(A) In the anonymous treatment (T1), action frequencies do not show a statistically discernible trend as the interaction progresses, thus contrasting the results in the study of Dreber et al. (22) and in the study of Wu et al. (24). (B) In the onymous treatment (T2), the frequency of cooperation (defection) seems to be decreasing (increasing), but again, the results are statistically insignificant. Shown are the data points (circles, squares, and x marks for cooperation, defection, and punishment, respectively) and the regression lines. The latter were simultaneously fitted to ensure that the frequencies add up to unity. (C) In the accompanying statistical analysis, the smaller font size indicates the 95% statistical confidence intervals. We additionally tested whether the angle between the regression lines for cooperation and defection was significantly different from zero, but we obtained a negative result (P = 0.58 and P = 0.072 for T1 and T2, respectively).

We took two preliminary steps toward a more mechanistic understanding of the observed empirical patterns. First, we peeked into the inner workings of anonymity and onymity by comparing typical interactions that, although they had started the same, ended up very differently depending on the treatment (Fig. 6). In the anonymous treatment (T1), even those interactions that had begun with mutual cooperation, more often than not, spiraled out of control in a series of antisocial decisions (namely, mutual defections or retaliatory punishments). Establishing and maintaining a cooperative outcome in instances in which the first round had consisted of decisions other than mutual cooperation proved all the more difficult. These results are in stark contrast with the typical interactions in the onymous treatment (T2). Under onymity, the relationship between two opponents was often reparable even after opening the interaction with mutual punishment. All other first-round decisions mostly led to establishing and maintaining a cooperative outcome, provided that the interaction lasted for a sufficient number of rounds.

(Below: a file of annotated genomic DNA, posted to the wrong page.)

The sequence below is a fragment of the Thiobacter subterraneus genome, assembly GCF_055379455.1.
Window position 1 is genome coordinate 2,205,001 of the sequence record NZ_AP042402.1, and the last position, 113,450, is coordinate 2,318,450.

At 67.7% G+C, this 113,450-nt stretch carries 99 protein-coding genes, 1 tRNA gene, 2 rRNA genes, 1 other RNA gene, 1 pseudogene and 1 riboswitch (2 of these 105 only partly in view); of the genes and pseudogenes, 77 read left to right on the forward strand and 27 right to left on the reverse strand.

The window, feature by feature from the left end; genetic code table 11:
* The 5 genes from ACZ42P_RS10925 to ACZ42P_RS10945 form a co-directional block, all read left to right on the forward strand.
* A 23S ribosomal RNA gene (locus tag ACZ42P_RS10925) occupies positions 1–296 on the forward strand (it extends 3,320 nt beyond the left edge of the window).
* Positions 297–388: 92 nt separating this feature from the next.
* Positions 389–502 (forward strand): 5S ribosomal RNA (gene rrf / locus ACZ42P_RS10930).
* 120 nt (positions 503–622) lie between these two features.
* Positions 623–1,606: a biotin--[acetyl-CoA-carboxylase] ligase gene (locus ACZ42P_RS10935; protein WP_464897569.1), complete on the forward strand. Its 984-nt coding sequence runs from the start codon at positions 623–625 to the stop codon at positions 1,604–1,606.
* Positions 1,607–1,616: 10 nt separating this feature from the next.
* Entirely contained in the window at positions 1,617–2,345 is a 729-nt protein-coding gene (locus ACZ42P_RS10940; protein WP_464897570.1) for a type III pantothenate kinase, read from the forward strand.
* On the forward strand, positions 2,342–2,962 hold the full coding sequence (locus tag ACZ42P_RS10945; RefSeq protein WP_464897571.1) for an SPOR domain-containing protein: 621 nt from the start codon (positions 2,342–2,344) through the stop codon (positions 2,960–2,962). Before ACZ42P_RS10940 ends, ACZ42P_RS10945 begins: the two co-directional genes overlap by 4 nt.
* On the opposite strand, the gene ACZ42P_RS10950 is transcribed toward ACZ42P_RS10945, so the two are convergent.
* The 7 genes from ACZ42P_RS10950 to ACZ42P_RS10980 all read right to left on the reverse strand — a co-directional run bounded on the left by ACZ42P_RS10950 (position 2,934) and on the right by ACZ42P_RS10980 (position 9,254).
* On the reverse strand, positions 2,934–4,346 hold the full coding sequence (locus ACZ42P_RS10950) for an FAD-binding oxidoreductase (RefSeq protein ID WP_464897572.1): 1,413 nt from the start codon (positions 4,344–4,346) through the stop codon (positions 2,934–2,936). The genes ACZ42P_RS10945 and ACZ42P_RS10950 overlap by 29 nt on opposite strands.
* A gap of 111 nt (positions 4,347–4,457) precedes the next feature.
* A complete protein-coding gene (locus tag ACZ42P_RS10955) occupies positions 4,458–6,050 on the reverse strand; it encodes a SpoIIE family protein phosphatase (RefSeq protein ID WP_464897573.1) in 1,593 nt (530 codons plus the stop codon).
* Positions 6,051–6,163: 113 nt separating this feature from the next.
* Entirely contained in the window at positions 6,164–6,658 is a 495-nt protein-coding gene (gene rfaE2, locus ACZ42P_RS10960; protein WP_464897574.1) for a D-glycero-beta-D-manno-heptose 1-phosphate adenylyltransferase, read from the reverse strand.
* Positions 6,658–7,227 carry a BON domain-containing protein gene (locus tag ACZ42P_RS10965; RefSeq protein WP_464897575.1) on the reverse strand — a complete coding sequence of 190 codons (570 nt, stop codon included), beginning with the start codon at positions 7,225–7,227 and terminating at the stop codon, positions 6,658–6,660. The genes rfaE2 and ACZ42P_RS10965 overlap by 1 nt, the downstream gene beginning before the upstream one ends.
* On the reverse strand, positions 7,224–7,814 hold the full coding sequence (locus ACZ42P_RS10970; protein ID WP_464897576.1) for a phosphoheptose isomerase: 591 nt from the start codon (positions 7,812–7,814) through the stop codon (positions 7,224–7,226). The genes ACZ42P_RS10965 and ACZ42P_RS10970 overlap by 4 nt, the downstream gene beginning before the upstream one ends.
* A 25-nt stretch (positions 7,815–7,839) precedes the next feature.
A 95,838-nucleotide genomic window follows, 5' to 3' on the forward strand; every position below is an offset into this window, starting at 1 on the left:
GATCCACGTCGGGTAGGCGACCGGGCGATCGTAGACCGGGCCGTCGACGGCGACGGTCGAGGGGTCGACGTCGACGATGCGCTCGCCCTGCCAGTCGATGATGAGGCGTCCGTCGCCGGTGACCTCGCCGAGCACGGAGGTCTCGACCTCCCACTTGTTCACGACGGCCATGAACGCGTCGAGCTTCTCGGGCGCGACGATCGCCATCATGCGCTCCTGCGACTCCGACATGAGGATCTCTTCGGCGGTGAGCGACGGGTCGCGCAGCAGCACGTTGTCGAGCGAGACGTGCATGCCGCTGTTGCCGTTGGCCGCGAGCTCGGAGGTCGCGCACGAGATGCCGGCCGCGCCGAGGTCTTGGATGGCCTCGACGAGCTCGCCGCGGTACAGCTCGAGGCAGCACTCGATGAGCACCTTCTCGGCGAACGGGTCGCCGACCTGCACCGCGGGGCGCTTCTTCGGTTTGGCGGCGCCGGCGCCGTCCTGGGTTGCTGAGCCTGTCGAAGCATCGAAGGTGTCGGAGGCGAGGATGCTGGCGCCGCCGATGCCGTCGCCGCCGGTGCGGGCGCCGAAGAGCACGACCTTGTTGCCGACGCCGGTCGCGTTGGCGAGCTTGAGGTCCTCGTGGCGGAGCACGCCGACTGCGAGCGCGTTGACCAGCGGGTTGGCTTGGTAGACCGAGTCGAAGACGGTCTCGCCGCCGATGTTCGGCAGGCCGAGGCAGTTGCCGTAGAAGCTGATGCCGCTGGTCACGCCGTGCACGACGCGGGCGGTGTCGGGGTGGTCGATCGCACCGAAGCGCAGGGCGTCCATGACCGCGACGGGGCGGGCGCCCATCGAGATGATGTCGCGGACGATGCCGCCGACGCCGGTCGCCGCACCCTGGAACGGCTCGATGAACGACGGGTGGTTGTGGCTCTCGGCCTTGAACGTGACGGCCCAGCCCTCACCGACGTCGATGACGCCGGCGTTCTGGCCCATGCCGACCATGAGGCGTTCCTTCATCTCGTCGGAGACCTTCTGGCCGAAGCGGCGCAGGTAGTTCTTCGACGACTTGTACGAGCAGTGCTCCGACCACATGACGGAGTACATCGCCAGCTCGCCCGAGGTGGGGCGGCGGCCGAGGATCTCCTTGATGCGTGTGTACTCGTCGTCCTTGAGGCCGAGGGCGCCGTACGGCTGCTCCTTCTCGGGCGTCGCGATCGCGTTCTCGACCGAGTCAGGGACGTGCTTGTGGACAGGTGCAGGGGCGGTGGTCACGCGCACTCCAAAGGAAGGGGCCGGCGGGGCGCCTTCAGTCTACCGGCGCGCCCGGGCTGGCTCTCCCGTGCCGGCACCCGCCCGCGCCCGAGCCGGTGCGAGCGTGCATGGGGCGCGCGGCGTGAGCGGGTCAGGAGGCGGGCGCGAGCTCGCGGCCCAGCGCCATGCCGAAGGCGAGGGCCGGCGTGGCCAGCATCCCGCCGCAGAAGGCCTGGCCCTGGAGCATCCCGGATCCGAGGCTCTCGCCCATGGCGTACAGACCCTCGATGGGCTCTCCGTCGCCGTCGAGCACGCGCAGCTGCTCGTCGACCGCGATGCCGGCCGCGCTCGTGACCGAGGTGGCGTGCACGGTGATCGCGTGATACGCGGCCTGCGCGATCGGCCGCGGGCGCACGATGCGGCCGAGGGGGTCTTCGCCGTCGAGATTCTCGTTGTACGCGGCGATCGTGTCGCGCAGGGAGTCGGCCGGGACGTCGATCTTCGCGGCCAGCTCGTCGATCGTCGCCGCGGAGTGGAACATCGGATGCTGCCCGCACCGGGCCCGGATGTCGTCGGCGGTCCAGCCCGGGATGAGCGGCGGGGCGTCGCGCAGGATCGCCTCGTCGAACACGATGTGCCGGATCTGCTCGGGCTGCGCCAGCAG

Fig. 6 Same beginnings but vastly different endings.

Inner workings of anonymity and onymity through a direct comparison of some typical interactions that finished differently although they started the same. (A) In the anonymous treatment, even mutual cooperation occasionally gives way to defection and punishment. Other initial decisions make it only harder to reach and maintain a cooperative outcome. (B) In the onymous treatment, in contrast, even mutual preemptive punishment is reparable. Other initial decisions make it mostly easier to reach and maintain a cooperative outcome.